Antigua and Barbuda
|Still current at: 05 November 2009
Updated: 01 October 2009
This advice has been reviewed and reissued with amendments to the Summary (consular assistance figures). The overall level of the advice has not changed.
There is a low threat from terrorism. But you should be aware of the global risk of indiscriminate terrorist attacks which could be in public areas, including those frequented by expatriates and foreign travellers. For more general information see terrorism abroad.
Around 97,000 tourists visit Antigua and Barbuda each year (source: Ministry of Tourism, Antigua) and the vast majority of visits are trouble-free. Antigua and Barbuda is a friendly and welcoming country and overall crime rates are relatively low. Despite the relaxed atmosphere however, there have been incidents of violent crime including murder. These tend to occur within the local community but can sometimes affect tourists.
There has been an overall increase in crime in Antigua over recent months, including gun crime. Two British nationals died as a result of a shooting on 27 July 2008, in their room, at a resort near Valley Church in the south west. An Australian yacht captain died following a shooting in the Nelson's Dockyard area of English Harbour on 22 January 2009.
You should therefore maintain at least the same level of security awareness as you would in the UK and ensure that your living accommodation is secure. Apply the same measures if you are staying on a yacht. You should take sensible precautions and be vigilant at all times. Avoid isolated areas, including beaches after dark. Do not carry large amounts of cash or jewellery. Valuables and travel documents should be left, where possible, in safety deposit boxes and hotel safes.
For more general information see victims of crime abroad.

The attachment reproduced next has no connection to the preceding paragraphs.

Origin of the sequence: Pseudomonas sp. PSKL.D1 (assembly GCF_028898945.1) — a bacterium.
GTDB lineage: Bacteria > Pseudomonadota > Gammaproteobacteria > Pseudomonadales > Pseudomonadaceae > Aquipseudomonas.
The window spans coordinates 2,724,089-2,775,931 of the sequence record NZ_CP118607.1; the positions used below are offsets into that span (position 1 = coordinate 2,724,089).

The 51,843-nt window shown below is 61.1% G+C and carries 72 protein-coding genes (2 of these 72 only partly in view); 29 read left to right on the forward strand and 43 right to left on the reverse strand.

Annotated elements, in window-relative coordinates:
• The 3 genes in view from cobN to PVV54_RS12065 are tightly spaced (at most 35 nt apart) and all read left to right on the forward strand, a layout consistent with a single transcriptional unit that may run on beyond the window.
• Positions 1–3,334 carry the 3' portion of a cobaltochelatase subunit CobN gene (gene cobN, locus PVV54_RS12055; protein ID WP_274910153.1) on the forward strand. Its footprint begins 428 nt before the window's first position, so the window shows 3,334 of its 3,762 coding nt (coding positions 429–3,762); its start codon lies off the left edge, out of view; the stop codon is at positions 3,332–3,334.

In order to be able to drive a car in Antigua and Barbuda you must purchase a local driving licence, usually from the car hire company, at a cost of US$ 20 (EC$50). You must show your current driving licence to obtain this.
You should drive with care and attention at all times. The national speed limit is 40mph and there is a limit of 20 mph in built up areas.
Motorists drive on the left in Antigua and Barbuda. Main roads are generally well maintained, although they lack road markings. Pot holes, even on main roads, and poorly marked speed bumps can catch the unwary. Overtaking on blind corners and cutting corners when turning right are commonplace. Stray cattle, goats and dogs are an additional hazard. Pavements are few and very narrow so pedestrians walk on the road. Few streets are lit at night.
For more general information see driving abroad.
An airport departure tax is payable by visitors staying more than 24 hours. In October 2007 this departure tax amounted to 50 East Caribbean Dollars (per person over 12 years).
For more general information see airline security.
You should note that there are severe penalties for all drug offences. Pack all luggage yourself and do not carry anything through customs for anyone else.
You should be aware that it is an offence for anyone, including children, to dress in camouflage clothing.
Certain homosexual acts are illegal under the laws of Antigua and Barbuda.